I racked up a spectacular miss on a passing flock, but Jason and Omer knocked down three birds. Later on Jason downed a single and one addled goose landed in the decoys only to be run down by Nos who gets credit for the kill. Later on I dumped another goose approaching the spread from 12 o’clock with one shot. It is my second kill using improved steel shot and I was duly impressed. We stayed on the field until 11:30 am and at about 11:20 am we heard the familiar honk of a lone goose behind us. I sent out a series of excited honks and clucks on my goose call and the bird came winging in, offering Omer and Jason a shot as it quartered in front of them. It was downed cleanly and on that note we called it a day. We had eight Canada geese and two wood ducks in the bag, including Ehtisham’s first goose. Given the fact we were gunning local birds wary of decoy spreads and blinds, we did very well.
Posted by Geoffrey
Got up this morning just before 4:00 am to get out for the opening of the 2015 waterfowl season. Shooting time started at 6:23 am so I got dressed, had a quick breakfast, packed my cameras, shotgun, shells and thermos and was underway at 4:30 am. The rest of the gear, my chest waders, inflatable kayak and paddle, bucket with flashlights, first aid kit, duck and goose calls, was loaded into my car the evening before. I opted not to use decoys on this hunt. The plan was to pass shoot ducks on a stretch of the Castor River outside Russell. I stopped at a Tim Hortons to fill my thermos with the dark roast blend (taken black) and headed east on the 417 to the spot on the Castor River. I was set to meet my friend and hunting buddy, Omer, at the spot. He wanted to meet at 5:00 am. I said I would try to be there between 5:00 and 5:30 am. I got there just after 5:00 am ahead of Omer and got to work setting up right away.
I inflated the kayak, then got into my chest waders. I dragged the kayak down to the river’s edge, turning it over so the black underside was showing. Next I brought my cameras and bucket down to the river’s edge. Omer pulled up as I returned to the car and together we brought the rest of the gear and guns down to our spot. We sorted out where each of us sat and defined our arcs of fire. We settled in amid a tall stand of cattails. Omer faced up river and I faced the opposite direction. This was we could see birds approaching from either direction. We were in position 40 minutes before shooting time, so there was time for a piping hot cup of coffee as we waited.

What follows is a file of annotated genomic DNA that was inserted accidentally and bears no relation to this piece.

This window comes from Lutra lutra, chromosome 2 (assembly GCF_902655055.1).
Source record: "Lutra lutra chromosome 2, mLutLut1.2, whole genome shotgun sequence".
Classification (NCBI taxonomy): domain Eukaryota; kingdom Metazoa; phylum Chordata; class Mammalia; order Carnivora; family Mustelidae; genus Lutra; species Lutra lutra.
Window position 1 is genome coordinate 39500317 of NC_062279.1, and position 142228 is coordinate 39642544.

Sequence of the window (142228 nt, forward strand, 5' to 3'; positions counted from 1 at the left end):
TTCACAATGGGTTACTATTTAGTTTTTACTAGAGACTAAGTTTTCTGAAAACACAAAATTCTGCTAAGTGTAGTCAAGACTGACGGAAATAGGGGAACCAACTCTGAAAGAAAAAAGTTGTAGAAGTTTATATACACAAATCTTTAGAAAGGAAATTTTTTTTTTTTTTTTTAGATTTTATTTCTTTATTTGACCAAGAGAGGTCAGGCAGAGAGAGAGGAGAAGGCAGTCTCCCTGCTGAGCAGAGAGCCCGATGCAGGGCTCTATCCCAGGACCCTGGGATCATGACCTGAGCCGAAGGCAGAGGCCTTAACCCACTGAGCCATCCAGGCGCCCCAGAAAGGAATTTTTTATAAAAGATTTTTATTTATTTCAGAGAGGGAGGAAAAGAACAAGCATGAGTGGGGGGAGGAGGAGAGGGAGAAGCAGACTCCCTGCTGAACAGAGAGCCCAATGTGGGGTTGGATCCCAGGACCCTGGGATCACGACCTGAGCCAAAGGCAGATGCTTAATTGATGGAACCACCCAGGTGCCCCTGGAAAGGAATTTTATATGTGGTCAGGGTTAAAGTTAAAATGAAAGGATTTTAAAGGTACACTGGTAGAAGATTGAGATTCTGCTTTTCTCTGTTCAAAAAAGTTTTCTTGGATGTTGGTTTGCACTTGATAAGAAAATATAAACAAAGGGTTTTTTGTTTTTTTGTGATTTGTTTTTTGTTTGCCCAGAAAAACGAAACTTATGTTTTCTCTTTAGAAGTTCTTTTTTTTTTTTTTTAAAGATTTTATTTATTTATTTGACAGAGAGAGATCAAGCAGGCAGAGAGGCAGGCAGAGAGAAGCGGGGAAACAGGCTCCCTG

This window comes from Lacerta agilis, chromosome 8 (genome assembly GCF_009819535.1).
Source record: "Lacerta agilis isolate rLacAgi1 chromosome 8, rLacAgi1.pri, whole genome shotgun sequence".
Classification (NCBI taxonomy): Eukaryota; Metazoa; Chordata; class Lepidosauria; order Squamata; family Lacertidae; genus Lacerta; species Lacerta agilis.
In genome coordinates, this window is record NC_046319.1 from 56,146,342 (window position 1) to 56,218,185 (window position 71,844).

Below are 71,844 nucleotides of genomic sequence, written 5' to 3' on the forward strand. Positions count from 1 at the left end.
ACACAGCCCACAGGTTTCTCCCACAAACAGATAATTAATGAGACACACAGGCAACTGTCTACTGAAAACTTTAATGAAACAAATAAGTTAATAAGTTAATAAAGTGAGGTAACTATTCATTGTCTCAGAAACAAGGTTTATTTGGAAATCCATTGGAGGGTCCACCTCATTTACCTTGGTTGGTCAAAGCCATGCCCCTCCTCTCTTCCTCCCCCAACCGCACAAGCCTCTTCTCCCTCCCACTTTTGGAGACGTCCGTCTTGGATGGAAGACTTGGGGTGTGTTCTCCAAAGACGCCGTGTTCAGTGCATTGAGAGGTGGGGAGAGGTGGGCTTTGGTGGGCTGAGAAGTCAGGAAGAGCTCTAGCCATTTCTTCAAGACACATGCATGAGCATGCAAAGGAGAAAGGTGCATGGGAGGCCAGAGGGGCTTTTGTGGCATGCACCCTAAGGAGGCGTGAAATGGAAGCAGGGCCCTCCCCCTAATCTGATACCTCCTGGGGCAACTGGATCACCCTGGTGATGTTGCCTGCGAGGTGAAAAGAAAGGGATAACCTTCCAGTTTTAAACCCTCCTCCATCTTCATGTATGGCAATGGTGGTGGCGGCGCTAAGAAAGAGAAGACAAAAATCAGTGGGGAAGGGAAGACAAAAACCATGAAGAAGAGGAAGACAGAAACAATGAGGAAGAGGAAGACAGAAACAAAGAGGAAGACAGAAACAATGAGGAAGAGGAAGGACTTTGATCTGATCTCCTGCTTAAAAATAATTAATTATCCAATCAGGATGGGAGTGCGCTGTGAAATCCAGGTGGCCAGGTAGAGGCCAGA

When legal shooting time started, I put three shells into my new Browning BPS. I purchased this gun last year. It has a 3 1/2 inch chamber; I bought it with the express purpose of shooting steel through it. Omer brought his Beretta Xtrema2 for this morning’s hunt. We sat, watching the sky and before long a couple of small flocks of wood ducks passed, too high for a shot, in front of us. A short time later a single mallard passed, also too high, followed not long after by another. A mourning dove flew past me, well within range, but I passed up the shot. 3 1/2 in steel shot in no. 2 is a tad excessive for doves. This brief flurry of wood ducks and mallards was the extent of the morning flight of ducks for us this morning.